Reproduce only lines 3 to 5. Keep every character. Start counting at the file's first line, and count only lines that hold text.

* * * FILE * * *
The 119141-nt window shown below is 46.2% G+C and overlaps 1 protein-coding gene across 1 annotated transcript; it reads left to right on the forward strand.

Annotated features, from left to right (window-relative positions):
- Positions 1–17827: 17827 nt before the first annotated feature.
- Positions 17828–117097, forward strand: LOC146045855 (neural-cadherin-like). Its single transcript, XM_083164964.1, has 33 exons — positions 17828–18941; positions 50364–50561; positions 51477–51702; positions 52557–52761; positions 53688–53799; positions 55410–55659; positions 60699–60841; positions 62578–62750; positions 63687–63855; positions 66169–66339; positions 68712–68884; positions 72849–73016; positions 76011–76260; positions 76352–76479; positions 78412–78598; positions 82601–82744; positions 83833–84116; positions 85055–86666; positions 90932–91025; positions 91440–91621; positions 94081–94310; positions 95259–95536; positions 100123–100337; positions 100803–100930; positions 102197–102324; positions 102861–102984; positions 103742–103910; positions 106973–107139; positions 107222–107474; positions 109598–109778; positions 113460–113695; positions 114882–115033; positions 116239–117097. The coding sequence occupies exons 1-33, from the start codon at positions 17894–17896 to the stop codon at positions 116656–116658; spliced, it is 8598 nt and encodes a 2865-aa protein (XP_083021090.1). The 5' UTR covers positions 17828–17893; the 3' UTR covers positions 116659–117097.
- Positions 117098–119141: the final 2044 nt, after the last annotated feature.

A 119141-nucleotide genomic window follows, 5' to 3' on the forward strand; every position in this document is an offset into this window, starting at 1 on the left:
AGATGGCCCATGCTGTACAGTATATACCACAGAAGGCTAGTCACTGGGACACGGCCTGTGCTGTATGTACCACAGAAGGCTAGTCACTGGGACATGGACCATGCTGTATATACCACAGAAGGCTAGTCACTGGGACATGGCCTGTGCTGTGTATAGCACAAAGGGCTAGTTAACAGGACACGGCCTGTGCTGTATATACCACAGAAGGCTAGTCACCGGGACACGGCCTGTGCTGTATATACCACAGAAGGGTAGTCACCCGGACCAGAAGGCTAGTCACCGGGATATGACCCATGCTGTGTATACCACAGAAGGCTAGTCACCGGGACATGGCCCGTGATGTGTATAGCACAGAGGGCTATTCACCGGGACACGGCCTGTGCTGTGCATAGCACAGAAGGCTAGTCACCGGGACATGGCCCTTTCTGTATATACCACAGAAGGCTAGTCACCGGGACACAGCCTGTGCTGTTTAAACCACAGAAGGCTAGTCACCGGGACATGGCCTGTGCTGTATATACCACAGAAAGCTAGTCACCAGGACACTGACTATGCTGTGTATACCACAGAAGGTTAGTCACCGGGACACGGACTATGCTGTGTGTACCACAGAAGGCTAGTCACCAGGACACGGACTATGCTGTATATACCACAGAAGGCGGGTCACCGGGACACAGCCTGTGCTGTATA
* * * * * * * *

- Positions 1–17827: 17827 nt before the first annotated feature.
- Positions 17828–117097, forward strand: LOC146045855 (neural-cadherin-like). Its single transcript, XM_083164964.1, has 33 exons — positions 17828–18941; positions 50364–50561; positions 51477–51702; positions 52557–52761; positions 53688–53799; positions 55410–55659; positions 60699–60841; positions 62578–62750; positions 63687–63855; positions 66169–66339; positions 68712–68884; positions 72849–73016; positions 76011–76260; positions 76352–76479; positions 78412–78598; positions 82601–82744; positions 83833–84116; positions 85055–86666; positions 90932–91025; positions 91440–91621; positions 94081–94310; positions 95259–95536; positions 100123–100337; positions 100803–100930; positions 102197–102324; positions 102861–102984; positions 103742–103910; positions 106973–107139; positions 107222–107474; positions 109598–109778; positions 113460–113695; positions 114882–115033; positions 116239–117097. The coding sequence occupies exons 1-33, from the start codon at positions 17894–17896 to the stop codon at positions 116656–116658; spliced, it is 8598 nt and encodes a 2865-aa protein (XP_083021090.1). The 5' UTR covers positions 17828–17893; the 3' UTR covers positions 116659–117097.
- Positions 117098–119141: the final 2044 nt, after the last annotated feature.